Of all the things policymakers have had to worry about in the past couple of years, inflation wasn’t one of them. Some even heralded the end of inflation. Today, inflation still isn’t a ‘problem’ in Asia. For the most part, it remains relatively modest, but it is on the rise in some countries in the region. And understanding what is driving that inflation matters. Policymakers need to consider the sources of inflation in choosing policy actions and policy tools. The issue of what drives inflation—or so-called inflation dynamics—is examined in our October 2010 Regional Economic Outlook for the Asia and Pacific region. In this post, Anoop Singh discusses the findings.
I am in Asia this week to launch our October 2010 Regional Economic Outlook: Asia and Pacific (REO) in Jakarta and Singapore. As I have inevitably found during visits to Asia over so many years, the mood here is confident about future economic prospects. Yet it is also watchful for risks that may be lurking over the horizon. This mood matches closely the main messages of our current assessment of the outlook for the region. In the first of several blogs posts from the region, here I reflect on the self-sustaining recovery under way across Asia, the risk external risk factors and, the pressing issue for Asian policymakers, policy options for managing the tide of large capital inflows.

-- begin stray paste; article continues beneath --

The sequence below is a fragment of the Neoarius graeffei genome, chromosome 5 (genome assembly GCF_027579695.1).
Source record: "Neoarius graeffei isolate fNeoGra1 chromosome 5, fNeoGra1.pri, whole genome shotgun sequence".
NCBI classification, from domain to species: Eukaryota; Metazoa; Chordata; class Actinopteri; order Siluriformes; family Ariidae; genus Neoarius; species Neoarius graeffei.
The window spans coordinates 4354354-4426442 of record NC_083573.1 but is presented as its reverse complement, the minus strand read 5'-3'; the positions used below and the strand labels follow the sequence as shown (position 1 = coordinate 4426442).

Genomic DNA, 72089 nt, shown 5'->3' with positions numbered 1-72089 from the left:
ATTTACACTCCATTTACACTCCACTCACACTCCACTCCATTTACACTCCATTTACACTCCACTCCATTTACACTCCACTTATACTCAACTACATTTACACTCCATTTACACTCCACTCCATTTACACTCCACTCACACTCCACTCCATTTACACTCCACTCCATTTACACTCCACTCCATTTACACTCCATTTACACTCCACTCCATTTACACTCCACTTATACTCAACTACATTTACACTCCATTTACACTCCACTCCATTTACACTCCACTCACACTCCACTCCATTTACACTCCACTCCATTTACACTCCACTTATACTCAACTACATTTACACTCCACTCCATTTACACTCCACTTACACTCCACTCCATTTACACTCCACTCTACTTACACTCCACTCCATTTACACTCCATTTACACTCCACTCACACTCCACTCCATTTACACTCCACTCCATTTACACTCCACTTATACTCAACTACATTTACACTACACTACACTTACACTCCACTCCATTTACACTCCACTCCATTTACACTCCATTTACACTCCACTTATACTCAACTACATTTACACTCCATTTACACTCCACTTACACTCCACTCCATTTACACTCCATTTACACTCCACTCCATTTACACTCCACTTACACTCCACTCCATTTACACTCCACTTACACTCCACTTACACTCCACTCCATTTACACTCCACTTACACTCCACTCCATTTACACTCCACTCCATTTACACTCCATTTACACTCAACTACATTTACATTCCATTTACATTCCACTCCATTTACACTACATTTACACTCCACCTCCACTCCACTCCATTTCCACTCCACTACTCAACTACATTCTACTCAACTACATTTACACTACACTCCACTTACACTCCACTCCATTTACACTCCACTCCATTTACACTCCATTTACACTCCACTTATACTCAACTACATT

Asia’s leadership of the global recovery is continuing unabated. The IMF now expects GDP in Asia to grow by about 7¾ percent in 2010 (up about ½ a percentage point from what was envisaged in April), before easing to about 6¾ percent in 2011. And, even though the downside risks to growth have intensified, the region is well equipped to handle them.